Whether Pollock was “influenced” by Van Gogh or not at all, AI can insist on connections that we, art historians, or even Pollock himself, would miss, dismiss or disown

When looking at a painting, an art historian might consider the formal elements of line, shape, form, tone, texture, pattern, color and composition, along with other primary and secondary sources. The algorithm’s approach is not dissimilar, albeit markedly more quantitative. As an Economist article called “Painting by Numbers” explains, Shamir’s program

quantified textures and colors, the statistical distribution of edges across a canvas, the distributions of particular types of shape, the intensity of the color of individual points on a painting, and also the nature of any fractal-like patterns within it (fractals are features that reproduce similar shapes at different scales; the edges of snowflakes, for example).

While the algorithm reliably reiterated what art historians have come to agree on, it went even further, positing unexpected links between artists. Paraphrasing Shamir, the Economist article suggests that Vincent Van Gogh and Jackson Pollock, for example, exhibit a “shared preference for low-level textures and shapes, and similarities in the ways they employed lines and edges.” While the outcomes are quite different, the implication is that the two artists employed similar painting methods on a physical level, not immediately visually discernible. Were they both slightly double jointed to the same degree? Did they both have especially short thumbs that made them hold the brush a certain way?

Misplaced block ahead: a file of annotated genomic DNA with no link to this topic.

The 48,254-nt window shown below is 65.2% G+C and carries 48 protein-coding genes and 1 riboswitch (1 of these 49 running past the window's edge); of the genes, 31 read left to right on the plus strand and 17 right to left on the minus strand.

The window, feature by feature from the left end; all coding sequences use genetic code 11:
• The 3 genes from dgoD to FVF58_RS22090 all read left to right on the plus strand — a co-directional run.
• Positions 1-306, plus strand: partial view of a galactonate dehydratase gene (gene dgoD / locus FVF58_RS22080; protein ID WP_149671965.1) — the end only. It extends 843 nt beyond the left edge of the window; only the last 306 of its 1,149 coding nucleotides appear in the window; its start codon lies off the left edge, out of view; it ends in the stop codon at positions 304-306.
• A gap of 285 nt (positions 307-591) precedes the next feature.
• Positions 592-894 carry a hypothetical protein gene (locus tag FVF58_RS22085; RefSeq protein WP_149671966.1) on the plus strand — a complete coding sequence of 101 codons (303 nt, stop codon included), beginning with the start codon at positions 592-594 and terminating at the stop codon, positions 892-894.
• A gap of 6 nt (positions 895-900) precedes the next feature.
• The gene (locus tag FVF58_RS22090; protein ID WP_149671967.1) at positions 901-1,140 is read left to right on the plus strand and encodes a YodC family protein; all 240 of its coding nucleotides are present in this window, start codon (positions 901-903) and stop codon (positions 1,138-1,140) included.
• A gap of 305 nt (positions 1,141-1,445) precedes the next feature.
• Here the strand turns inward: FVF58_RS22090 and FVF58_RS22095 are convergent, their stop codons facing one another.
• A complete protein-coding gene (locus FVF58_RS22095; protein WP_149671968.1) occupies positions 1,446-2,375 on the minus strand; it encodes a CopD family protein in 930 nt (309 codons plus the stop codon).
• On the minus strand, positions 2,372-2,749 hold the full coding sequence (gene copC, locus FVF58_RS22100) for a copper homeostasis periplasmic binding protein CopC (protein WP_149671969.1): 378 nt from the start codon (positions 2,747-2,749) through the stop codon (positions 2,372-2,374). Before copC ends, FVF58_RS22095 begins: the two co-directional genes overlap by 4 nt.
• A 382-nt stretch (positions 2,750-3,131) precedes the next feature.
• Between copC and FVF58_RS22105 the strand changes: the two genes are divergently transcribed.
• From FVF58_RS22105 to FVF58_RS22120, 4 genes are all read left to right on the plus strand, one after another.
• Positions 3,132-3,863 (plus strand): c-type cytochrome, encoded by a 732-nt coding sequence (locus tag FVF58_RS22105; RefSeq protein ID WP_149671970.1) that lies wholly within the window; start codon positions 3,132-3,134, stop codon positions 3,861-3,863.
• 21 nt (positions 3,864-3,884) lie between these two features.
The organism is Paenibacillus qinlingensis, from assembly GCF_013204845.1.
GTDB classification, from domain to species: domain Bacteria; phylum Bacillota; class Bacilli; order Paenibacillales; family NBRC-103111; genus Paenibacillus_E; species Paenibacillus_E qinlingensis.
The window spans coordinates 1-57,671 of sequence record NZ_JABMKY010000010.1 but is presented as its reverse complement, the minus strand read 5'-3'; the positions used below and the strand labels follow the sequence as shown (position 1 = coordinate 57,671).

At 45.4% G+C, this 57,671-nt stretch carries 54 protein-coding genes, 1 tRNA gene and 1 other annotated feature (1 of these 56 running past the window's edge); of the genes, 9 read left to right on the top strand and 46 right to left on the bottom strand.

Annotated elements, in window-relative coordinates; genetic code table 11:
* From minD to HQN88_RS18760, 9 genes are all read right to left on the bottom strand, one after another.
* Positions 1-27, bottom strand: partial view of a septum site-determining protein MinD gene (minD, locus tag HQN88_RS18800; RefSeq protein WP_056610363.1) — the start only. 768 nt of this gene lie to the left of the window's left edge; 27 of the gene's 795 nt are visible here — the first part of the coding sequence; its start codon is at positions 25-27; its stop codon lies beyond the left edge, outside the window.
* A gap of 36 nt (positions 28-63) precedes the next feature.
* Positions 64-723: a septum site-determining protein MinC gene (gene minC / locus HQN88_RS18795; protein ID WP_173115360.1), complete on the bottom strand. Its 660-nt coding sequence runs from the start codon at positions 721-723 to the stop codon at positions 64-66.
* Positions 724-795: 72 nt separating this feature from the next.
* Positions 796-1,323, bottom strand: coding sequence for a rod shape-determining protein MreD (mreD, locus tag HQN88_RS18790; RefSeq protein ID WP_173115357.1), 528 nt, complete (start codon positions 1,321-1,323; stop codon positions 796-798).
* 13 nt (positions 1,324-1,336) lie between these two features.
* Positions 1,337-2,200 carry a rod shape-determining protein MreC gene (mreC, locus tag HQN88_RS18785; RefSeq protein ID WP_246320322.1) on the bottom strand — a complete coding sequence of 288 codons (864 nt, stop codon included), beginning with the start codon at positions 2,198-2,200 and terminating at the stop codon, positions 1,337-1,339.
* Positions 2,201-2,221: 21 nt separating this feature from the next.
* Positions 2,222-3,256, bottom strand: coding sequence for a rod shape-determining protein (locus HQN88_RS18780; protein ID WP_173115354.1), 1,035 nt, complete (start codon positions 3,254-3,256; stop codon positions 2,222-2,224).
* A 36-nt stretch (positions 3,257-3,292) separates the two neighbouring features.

Whether Pollock was actually “influenced” by Van Gogh — by mere sight or by private rigorous engagement; in the manner of clinamen, tessera, or osmosis — or not at all, Shamir’s AI insisted on patterns and connections that we, art historians, or even Pollock himself, would miss, dismiss or disown.

What the algorithm is doing, noting that “this thing looks like that thing and also like that thing so they must be related,” is not unlike what a human would do, if so programmed. But rather than relegate the algorithm to looking for the same correspondences that a human might already see and arrive at the same conclusions, could it go further? Could it produce a taxonomy that takes emotional considerations into account?